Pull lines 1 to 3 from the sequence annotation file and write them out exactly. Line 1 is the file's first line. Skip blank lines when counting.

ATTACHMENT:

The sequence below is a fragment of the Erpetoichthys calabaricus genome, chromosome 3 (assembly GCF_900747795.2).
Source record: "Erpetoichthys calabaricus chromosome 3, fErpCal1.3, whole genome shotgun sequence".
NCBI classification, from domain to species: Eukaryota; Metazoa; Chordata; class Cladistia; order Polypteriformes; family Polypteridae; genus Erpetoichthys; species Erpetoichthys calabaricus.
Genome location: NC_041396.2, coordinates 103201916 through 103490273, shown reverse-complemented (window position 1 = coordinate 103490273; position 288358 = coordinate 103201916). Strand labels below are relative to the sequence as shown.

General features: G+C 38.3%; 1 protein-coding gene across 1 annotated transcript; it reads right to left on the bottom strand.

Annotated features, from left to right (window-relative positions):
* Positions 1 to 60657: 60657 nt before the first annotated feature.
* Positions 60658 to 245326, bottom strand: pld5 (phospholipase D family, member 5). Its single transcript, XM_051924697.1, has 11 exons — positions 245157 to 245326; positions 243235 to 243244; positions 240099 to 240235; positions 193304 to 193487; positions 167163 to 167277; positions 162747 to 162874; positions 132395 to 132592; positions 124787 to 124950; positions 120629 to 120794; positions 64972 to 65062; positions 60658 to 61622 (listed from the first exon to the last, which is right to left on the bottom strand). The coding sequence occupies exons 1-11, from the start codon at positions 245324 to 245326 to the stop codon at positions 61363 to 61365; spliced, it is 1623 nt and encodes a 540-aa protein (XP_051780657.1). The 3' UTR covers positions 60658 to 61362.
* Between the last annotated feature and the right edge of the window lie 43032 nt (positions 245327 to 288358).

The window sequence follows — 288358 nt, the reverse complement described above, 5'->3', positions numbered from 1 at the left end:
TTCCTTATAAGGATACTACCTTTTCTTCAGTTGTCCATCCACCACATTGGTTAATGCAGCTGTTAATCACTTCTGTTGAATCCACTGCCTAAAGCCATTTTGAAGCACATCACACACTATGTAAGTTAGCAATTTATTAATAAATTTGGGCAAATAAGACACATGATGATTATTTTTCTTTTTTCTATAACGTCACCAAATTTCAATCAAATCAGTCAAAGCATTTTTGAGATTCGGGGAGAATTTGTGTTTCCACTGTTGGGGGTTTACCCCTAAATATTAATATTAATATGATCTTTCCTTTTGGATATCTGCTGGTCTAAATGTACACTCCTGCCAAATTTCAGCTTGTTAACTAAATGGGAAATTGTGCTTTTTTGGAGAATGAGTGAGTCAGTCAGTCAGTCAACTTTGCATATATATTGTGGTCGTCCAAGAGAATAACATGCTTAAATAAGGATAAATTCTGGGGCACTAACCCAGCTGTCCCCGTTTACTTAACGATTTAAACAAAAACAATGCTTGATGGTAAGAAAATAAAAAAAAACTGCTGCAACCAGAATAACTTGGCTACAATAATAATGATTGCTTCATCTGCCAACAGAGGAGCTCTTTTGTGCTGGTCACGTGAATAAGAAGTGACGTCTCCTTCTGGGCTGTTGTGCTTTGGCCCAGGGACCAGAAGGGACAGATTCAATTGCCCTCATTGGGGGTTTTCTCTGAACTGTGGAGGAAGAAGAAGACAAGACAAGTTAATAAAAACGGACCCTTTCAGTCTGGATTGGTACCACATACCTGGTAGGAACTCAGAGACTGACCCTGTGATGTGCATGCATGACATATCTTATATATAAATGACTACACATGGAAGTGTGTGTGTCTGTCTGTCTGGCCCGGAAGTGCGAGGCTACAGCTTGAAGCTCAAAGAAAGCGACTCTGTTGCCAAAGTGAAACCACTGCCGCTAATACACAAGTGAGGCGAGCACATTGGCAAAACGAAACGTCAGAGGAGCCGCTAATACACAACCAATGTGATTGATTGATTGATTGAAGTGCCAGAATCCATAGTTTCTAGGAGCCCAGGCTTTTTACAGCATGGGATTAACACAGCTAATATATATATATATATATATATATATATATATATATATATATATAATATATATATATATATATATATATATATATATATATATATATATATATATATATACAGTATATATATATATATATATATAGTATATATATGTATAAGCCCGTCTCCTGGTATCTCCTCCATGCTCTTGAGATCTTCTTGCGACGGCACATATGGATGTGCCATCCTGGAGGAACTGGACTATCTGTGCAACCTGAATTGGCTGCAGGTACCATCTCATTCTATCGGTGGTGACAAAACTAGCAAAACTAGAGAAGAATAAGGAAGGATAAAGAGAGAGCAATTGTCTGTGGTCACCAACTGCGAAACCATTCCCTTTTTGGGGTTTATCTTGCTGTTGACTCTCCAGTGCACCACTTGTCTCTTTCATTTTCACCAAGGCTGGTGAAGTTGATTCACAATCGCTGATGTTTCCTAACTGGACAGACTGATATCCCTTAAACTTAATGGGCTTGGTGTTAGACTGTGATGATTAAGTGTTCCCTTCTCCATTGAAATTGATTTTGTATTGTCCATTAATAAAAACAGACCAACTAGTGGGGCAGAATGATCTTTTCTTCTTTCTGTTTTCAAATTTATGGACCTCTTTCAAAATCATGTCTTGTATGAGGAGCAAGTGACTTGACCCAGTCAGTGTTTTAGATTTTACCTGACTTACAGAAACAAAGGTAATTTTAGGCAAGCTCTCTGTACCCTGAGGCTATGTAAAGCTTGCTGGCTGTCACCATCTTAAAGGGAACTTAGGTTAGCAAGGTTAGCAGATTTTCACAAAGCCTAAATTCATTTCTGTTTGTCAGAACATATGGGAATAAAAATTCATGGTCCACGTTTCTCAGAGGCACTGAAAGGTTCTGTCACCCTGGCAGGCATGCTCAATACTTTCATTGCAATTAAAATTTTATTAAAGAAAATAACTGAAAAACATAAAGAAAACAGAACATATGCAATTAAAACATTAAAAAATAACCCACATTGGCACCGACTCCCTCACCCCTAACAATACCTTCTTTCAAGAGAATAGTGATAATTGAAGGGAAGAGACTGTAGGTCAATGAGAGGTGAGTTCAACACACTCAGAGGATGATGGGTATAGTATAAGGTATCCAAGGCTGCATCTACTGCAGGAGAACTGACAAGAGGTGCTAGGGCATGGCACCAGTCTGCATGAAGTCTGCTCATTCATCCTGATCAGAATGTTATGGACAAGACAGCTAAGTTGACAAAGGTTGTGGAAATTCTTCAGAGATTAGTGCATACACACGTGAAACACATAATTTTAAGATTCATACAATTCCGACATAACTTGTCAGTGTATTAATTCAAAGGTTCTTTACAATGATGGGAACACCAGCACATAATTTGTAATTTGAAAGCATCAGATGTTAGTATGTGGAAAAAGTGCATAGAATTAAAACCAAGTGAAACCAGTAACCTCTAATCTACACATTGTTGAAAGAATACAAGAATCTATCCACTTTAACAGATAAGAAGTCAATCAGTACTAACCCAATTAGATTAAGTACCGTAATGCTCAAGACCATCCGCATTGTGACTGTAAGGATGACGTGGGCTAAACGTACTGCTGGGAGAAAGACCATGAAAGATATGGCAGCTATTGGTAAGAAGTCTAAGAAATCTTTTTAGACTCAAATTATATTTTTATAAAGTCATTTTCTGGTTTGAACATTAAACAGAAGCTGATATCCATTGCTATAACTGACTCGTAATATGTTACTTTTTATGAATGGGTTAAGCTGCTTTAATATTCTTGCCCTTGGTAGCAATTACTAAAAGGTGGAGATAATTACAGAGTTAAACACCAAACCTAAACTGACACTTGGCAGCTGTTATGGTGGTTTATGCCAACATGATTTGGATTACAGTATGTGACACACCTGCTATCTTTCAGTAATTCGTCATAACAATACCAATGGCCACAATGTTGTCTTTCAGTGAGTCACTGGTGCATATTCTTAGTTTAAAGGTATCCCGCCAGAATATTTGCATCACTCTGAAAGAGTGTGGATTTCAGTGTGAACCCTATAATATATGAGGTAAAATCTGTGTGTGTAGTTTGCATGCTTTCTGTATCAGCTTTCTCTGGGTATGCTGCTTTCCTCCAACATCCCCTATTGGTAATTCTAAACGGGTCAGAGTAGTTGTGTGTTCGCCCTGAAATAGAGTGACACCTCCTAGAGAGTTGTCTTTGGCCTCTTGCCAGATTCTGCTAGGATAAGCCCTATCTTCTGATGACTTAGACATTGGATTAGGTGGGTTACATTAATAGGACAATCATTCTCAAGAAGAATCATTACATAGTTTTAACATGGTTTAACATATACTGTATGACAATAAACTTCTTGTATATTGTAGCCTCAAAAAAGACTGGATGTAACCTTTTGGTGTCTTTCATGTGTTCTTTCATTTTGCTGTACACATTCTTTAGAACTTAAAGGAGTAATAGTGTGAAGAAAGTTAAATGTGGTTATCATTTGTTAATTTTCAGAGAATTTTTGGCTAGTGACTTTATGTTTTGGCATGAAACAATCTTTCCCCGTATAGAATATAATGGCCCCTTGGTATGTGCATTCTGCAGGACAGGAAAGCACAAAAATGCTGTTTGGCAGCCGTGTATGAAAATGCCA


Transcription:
The sequence below is a fragment of the Erpetoichthys calabaricus genome, chromosome 3 (assembly GCF_900747795.2).
Source record: "Erpetoichthys calabaricus chromosome 3, fErpCal1.3, whole genome shotgun sequence".
NCBI classification, from domain to species: Eukaryota; Metazoa; Chordata; class Cladistia; order Polypteriformes; family Polypteridae; genus Erpetoichthys; species Erpetoichthys calabaricus.